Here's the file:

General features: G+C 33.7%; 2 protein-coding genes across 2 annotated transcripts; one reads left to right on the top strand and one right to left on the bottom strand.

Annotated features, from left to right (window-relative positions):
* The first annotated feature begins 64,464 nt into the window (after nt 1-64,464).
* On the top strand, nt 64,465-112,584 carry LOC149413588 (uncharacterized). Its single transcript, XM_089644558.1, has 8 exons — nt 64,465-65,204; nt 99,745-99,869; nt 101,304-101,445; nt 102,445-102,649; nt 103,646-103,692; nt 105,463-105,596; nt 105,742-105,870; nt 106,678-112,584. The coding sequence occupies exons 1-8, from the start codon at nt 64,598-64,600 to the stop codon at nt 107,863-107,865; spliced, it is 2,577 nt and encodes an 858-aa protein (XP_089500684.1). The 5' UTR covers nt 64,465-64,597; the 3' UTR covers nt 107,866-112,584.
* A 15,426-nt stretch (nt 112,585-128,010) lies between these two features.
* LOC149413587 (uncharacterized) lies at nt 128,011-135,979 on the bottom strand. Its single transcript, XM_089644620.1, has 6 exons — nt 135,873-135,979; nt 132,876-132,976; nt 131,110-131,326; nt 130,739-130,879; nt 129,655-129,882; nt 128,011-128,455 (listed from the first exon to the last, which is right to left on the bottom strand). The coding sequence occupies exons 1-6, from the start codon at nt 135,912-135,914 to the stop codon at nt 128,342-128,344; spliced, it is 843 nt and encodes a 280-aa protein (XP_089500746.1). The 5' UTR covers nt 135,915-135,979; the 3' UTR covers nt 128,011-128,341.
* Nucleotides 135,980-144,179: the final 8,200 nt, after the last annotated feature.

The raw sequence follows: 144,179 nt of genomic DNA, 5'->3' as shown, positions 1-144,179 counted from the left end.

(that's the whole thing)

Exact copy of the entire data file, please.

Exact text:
General features: G+C 33.7%; 2 protein-coding genes across 2 annotated transcripts; one reads left to right on the top strand and one right to left on the bottom strand.

Annotated features, from left to right (window-relative positions):
* The first annotated feature begins 64,464 nt into the window (after nt 1-64,464).
* On the top strand, nt 64,465-112,584 carry LOC149413588 (uncharacterized). Its single transcript, XM_089644558.1, has 8 exons — nt 64,465-65,204; nt 99,745-99,869; nt 101,304-101,445; nt 102,445-102,649; nt 103,646-103,692; nt 105,463-105,596; nt 105,742-105,870; nt 106,678-112,584. The coding sequence occupies exons 1-8, from the start codon at nt 64,598-64,600 to the stop codon at nt 107,863-107,865; spliced, it is 2,577 nt and encodes an 858-aa protein (XP_089500684.1). The 5' UTR covers nt 64,465-64,597; the 3' UTR covers nt 107,866-112,584.
* A 15,426-nt stretch (nt 112,585-128,010) lies between these two features.
* LOC149413587 (uncharacterized) lies at nt 128,011-135,979 on the bottom strand. Its single transcript, XM_089644620.1, has 6 exons — nt 135,873-135,979; nt 132,876-132,976; nt 131,110-131,326; nt 130,739-130,879; nt 129,655-129,882; nt 128,011-128,455 (listed from the first exon to the last, which is right to left on the bottom strand). The coding sequence occupies exons 1-6, from the start codon at nt 135,912-135,914 to the stop codon at nt 128,342-128,344; spliced, it is 843 nt and encodes a 280-aa protein (XP_089500746.1). The 5' UTR covers nt 135,915-135,979; the 3' UTR covers nt 128,011-128,341.
* Nucleotides 135,980-144,179: the final 8,200 nt, after the last annotated feature.

The raw sequence follows: 144,179 nt of genomic DNA, 5'->3' as shown, positions 1-144,179 counted from the left end.